Practicing in the Age of COVID-19

By Marilyn Allen, Editor-at-Large

What will life look like "after" COVID-19 ... or at least after social restrictions have been completely lifted and we have established whatever the "new normal" is? As I write this article in late May, it's already starting to happen in some places, but by the time you read this, who knows?

Of course, none of us knows what the future holds, but I do know one thing: We have a tremendous opportunity to advance traditional medicine / acupuncture at the individual practice and professional level right now. Here are some suggestions along those lines.

Contact Is Critical

Staying in touch with your patients is always important, but right now, it's absolutely essential. You must maintain contact with existing patients and do your best to gain new ones. Whether this is by phone, text, email or Zoom-type platforms, let them know your status. Has your practice been open the entire time? If not, are you open now, and if so, are there any restrictions? If you are still not open, when do you plan to open?

opportunity ahead - Copyright – Stock Photo / Register Mark This isn't just an opportunity to connect with patients about your practice. It's also a great chance to connect with them about life – your life and theirs – in what has been an uncertain time. Doing so will build trust and loyalty like nothing else.

The bottom line: Share a message of hope that will resonate. Hope that life is returning to normal. Hope that the months of stress, anxiety, poor sleep habits, etc., can be overcome. Hope that the medicine you provide can help with all that and more, including boosting immune strength (undoubtedly a buzzword for years to come).

Grow A Referral Base

Reach out to medical doctors in your community to let them know you are practicing and can help patients. The public is increasingly interested in acupuncture, but they still have questions for their doctors: Does it hurt? Do you think it will help? Do you know an acupuncturist you trust?

For months, many MDs have been operating at partial capacity, only handling emergency cases. That means many of the conditions you also manage – particularly pain – have gone unaddressed. Some health care providers have even downsized or are out of business altogether due to the pandemic. The patients are out there; you just have to connect with them.

By building a strong referral base, you will not only add patients to your practice, but also increase public perception of the value acupuncture brings, now and in the future.

Telehealth Is Here to Stay

If you haven't already done so during the COVID-19 crisis, it may be time to give telehealth a try, even if you're back in your clinic. Do you have the ability to conduct a telehealth visit with the current technology in your office or home?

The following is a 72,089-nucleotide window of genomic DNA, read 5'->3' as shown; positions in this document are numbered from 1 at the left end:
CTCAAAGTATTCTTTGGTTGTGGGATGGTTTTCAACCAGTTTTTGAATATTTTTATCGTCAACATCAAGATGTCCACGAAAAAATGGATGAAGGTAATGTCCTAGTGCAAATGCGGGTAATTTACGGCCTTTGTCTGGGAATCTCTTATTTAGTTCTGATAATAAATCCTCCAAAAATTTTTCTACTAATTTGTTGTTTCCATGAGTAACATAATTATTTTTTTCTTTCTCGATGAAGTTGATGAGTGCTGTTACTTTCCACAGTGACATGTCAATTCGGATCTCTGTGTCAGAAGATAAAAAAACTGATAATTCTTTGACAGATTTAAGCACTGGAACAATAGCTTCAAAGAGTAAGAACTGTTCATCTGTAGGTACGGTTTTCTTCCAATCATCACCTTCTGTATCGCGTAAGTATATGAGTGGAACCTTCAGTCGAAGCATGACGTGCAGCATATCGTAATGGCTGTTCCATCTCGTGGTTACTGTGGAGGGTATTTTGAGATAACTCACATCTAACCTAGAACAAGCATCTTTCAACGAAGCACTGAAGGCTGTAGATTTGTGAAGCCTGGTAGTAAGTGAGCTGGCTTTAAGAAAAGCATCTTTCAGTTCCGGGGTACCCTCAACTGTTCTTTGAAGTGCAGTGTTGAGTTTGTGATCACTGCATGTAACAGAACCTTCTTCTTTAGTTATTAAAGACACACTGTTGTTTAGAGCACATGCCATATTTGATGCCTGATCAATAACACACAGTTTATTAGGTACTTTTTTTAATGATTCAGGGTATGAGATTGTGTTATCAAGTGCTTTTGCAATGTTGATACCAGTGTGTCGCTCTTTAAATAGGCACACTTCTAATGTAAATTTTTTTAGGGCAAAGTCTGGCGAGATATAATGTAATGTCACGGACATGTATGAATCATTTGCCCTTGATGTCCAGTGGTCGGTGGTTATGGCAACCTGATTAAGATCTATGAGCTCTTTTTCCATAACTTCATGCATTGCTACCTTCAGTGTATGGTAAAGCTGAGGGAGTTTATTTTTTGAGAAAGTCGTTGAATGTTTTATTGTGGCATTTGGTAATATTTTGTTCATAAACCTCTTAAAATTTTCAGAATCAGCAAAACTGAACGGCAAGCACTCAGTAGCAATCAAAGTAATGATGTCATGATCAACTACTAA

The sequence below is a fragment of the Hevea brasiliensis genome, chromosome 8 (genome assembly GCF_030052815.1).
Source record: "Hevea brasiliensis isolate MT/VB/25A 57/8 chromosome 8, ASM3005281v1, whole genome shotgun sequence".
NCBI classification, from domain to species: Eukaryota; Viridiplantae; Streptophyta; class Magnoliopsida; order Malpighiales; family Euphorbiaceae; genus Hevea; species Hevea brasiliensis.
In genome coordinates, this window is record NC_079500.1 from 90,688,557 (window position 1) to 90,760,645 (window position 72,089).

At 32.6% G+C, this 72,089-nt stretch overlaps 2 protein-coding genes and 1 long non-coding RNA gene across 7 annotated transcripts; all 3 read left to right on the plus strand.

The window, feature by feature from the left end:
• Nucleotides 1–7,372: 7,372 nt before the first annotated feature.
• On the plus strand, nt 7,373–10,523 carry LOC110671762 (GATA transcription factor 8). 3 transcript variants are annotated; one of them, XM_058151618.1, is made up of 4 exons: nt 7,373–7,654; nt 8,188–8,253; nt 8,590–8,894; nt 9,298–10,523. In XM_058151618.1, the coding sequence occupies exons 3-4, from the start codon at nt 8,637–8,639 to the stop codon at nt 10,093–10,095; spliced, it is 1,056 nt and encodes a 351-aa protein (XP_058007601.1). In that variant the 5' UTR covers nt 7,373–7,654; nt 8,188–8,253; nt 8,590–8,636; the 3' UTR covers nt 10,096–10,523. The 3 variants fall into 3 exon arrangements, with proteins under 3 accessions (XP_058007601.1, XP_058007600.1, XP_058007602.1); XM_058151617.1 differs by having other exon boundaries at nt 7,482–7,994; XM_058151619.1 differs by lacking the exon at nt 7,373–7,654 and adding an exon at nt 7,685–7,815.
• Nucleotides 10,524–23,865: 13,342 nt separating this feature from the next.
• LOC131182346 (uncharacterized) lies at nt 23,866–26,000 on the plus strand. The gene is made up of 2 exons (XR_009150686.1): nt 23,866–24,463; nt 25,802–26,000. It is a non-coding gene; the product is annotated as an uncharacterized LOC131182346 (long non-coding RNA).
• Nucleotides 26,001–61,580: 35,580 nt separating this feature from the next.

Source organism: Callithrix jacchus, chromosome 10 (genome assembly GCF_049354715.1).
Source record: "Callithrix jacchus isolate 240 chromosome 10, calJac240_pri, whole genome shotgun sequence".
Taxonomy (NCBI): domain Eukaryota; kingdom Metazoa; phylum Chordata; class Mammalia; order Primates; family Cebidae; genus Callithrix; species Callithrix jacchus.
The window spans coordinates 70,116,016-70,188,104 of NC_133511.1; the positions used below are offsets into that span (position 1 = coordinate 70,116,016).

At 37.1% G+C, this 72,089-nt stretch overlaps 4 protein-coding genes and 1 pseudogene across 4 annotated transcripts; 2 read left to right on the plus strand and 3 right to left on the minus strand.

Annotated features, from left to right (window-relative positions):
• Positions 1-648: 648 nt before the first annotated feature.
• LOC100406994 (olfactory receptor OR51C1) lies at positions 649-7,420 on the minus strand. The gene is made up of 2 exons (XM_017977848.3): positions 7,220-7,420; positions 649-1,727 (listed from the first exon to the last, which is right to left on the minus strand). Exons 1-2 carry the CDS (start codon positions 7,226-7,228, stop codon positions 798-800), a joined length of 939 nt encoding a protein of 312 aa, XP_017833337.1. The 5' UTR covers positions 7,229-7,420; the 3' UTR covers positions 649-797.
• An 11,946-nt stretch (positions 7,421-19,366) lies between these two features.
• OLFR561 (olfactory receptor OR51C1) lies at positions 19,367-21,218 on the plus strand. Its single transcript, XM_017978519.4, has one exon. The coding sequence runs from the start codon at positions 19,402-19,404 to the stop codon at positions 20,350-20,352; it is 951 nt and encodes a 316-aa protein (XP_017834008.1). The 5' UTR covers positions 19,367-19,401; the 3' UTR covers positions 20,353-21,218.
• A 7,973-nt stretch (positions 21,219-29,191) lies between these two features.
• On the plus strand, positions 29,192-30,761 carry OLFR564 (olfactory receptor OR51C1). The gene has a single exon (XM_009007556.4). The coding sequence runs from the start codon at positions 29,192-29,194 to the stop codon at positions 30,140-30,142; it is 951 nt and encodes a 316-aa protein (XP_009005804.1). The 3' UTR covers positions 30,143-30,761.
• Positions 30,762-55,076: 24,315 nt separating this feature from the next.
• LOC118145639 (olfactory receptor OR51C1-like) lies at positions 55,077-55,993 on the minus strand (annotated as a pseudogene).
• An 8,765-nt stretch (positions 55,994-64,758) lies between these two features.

You must be sure you are practicing legally. You must be licensed in the state where the patient you are working with lives. In order to provide acupuncture care, you need to establish an acupuncturist /patient relationship; this means telehealth probably better with your existing patients.

Patient confidentiality is a prime concern, so you need to make sure any type of technology has a secure connection that can't be compromised.

Clinic Safety Is More Important Than Ever

In the wake of COVID-19, cleanliness is first and foremost. Deep clean the clinic; visit the EPA website for the list of products to use for cleaning and disinfecting all clinic surfaces. These include tables, your clean field area, calendars, credit-card machine, telephone, computer, bathroom, front desk, chairs and everything else you can think of.

You also will want to establish clear procedures and protocols that patients and staff understand. Put up signs, send email updates and post guidelines on your website. Make it clear what you are doing to protect patient safety and what will be required of patients before, during and after every visit.

Make Your Presence Known

Currently, if you are an acupuncturist who wants to treat under the new CMS guidelines for low back pain, you must be working with an MD. The MD must supervise and bill for your services. Why is MD supervision required? Because acupuncturists are not approved primary providers in the Social Security Act (yet). In order to get acupuncturists included, it will take a bill from Congress.

This November is a nationwide election. Our profession needs to have friends in state legislatures and in the U.S. Congress if we are going to get our bill passed and become an accepted payee in Medicare. That means we all need to get involved and make our presence known.

Tell Your Story

This may be the most important suggestion of all. According to billionaire entrepreneur Richard Branson, storytelling can be used to help drive change. What change is our profession trying to drive? Greater acceptance of our medicine. Greater numbers of people benefiting from what we offer. Greater opportunities to become involved in mainstream health care.

There's no better time than now to tell your story. What's your story? Right now, it may be the story of how you've survived the COVID-19 pandemic. It may be the story of how acupuncture / TCM can benefit the immune system and limit one's risk of complications from this and other health challenges. It may be the story of all the other ways our medicine can help the world.

Tell your story of hope and health. The stories you share will help shape relationships with patients, potential patients, your community and other health care professionals. And those relationships will carry your practice – and our profession – into the future.

Click here for more information about Marilyn Allen, Editor-at-Large.

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